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3 Top Dividend Stocks for a Better Retirement

By Leo Sun – Jun 3, 2020 at 10:29AM

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Procter & Gamble and two other Dividend Aristocrats are still solid investments in a rough market.

The U.S.-China trade war, the COVID-19 pandemic, and the unrest across America have likely caused significant worry for many retirees who rely on their investment portfolios for stable income. However, people rarely make a profit by panicking, and the top Dividend Aristocrats -- stocks in the S&P 500 that have raised their dividend payouts for at least 25 straight years -- should weather these near-term challenges.

Today, we'll examine three top Dividend Aristocrats that can still offer retirees stability through this volatile time period for the market: Procter & Gamble (PG 1.79%), Kimberly-Clark (KMB 1.37%), and Coca-Cola (KO 1.12%).

A retired couple discusses their portfolio with a financial adviser.

Image source: Getty Images.

1. Procter & Gamble

Procter & Gamble, the consumer staples giant that sells billion-dollar brands like Bounty, Charmin, Crest, Head & Shoulders, Gillette, Pampers, Pringles, and Tide, has raised its dividend annually for over six decades.

P&G raised its dividend in April, even as many other companies slashed their payouts to conserve cash during the COVID-19 crisis. It currently pays a forward yield of 2.7%, and spent just 57% of its free cash flow on its dividend over the past 12 months.

P&G's organic sales and currency-neutral core EPS grew 5% and 15%, respectively, last year. For fiscal 2020, which ends in late June, it expects its organic sales to rise 4%-5%, and for its core EPS to grow 8%-11%.

P&G's confident guidance was buoyed by robust demand for household essentials like toilet paper, paper towels, diapers, and cleaning products during the pandemic -- which offset the weaker growth of its grooming and beauty businesses.

P&G's stock isn't cheap at 22 times forward earnings, but that premium is arguably justified by its well-diversified business, wide moat, and stable dividend payments. P&G delivered a total return of over 160% over the past decade, and will likely remain a resilient investment for retirees.

2. Kimberly-Clark

Kimberly-Clark is another consumer staples giant that remained resistant to the COVID-19 crisis. The maker of Kleenex, Cottonelle toilet paper, and Huggies diapers benefited from shoppers stocking up on paper-based products.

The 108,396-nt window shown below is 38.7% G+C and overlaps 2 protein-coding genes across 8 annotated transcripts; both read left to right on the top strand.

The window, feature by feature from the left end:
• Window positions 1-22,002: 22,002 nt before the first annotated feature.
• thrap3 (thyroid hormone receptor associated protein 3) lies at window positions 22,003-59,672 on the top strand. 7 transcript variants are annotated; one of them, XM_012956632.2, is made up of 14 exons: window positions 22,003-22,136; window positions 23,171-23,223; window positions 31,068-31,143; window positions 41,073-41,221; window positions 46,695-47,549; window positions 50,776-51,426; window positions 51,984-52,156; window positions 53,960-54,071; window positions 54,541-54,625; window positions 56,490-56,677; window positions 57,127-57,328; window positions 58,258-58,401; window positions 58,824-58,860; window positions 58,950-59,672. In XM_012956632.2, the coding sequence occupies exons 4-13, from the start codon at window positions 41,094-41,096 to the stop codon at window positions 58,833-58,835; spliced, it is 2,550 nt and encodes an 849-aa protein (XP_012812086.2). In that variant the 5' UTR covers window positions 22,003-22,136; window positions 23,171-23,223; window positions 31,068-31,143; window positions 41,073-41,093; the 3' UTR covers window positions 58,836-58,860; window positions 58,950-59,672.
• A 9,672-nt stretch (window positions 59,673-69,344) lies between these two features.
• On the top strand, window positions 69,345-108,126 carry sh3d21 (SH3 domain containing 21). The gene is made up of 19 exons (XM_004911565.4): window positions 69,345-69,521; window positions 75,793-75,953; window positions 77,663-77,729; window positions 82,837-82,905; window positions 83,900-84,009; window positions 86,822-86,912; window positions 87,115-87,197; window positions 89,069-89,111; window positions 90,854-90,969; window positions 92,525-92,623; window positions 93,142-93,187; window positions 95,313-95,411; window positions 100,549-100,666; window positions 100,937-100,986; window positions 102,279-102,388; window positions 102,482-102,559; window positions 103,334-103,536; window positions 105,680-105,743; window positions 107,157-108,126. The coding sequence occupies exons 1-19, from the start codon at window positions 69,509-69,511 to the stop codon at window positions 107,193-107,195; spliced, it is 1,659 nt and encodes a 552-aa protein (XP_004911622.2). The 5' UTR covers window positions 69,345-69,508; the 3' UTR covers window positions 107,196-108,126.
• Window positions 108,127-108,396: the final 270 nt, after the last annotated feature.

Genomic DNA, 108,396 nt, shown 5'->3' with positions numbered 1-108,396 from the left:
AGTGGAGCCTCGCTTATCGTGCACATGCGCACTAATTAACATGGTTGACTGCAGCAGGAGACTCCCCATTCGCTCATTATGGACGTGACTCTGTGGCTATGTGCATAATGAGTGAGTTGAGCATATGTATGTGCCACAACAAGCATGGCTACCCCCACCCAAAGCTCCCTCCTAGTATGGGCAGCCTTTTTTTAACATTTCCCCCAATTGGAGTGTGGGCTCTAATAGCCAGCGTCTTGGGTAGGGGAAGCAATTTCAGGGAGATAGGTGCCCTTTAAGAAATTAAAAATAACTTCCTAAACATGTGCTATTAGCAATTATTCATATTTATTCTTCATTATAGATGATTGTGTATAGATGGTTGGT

Its organic sales rose 4% in 2019 with growth across all global regions, and jumped 11% in the first quarter on COVID-induced purchases. Its adjusted earnings grew 4% in 2019, and surged 28% in the first quarter as both its volumes and net selling prices improved.

Kimberly-Clark didn't offer any full-year guidance like P&G, but analysts expect its revenue to stay roughly flat and for its earnings to grow 9%. It currently pays a forward dividend yield of 3%, it's raised its payout annually for nearly half a century, and it spent just over three-quarters of its free cash flow on that payout over the past 12 months.

Its stock trades at a reasonable 19 times forward earnings, and should remain an appealing defensive stock throughout the COVID-19 crisis and other upcoming macro challenges. It delivered a total return of over 240% over the past 10 years -- and should remain a solid stock for retirees.

3. Coca-Cola

Coca-Cola has raised its dividend annually for nearly six decades. It currently pays a forward yield of 3.5%, and spent less than half of its free cash flow on that payout over the past 12 months.

Two glasses of cola.

Image source: Getty Images.

Coca-Cola, like other soda makers, struggled with slowing demand for its sugary drinks as consumers pivoted toward healthier alternatives. However, Coca-Cola expanded its portfolio with new brands of juices, teas, bottled water, and other non-carbonated drinks. It also refreshed its flagship sodas with smaller cans and healthier versions with less sugar, calories, and caffeine; acquired coffee giant Costa Coffee; and experimented with new energy drinks and alcoholic beverages.

Coca-Cola's organic sales grew by 6% last year. They stayed flat in the first quarter, as COVID-19 disrupted "away from home" channels like restaurants, but that headwind should fade as businesses reopen.

Wall Street expects Coca-Cola's reported revenue and earnings to both decline 11% this year, but its organic growth -- which excludes acquisitions, divestments, currency impacts, and other variable expenses -- should look better. The stock has delivered a total return of more than 150% over the past decade, and it remains one of Warren Buffett's top holdings -- which strongly suggests it's a safe stock to "buy and forget" for most retirees.

Leo Sun has no position in any of the stocks mentioned. The Motley Fool has no position in any of the stocks mentioned. The Motley Fool has a disclosure policy.

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Stocks Mentioned

The Coca-Cola Company Stock Quote
The Coca-Cola Company
KO
$56.65 (1.12%) $0.63
The Procter & Gamble Company Stock Quote
The Procter & Gamble Company
PG
$128.51 (1.79%) $2.26
Kimberly-Clark Corporation Stock Quote
Kimberly-Clark Corporation
KMB
$114.08 (1.37%) $1.54

*Average returns of all recommendations since inception. Cost basis and return based on previous market day close.

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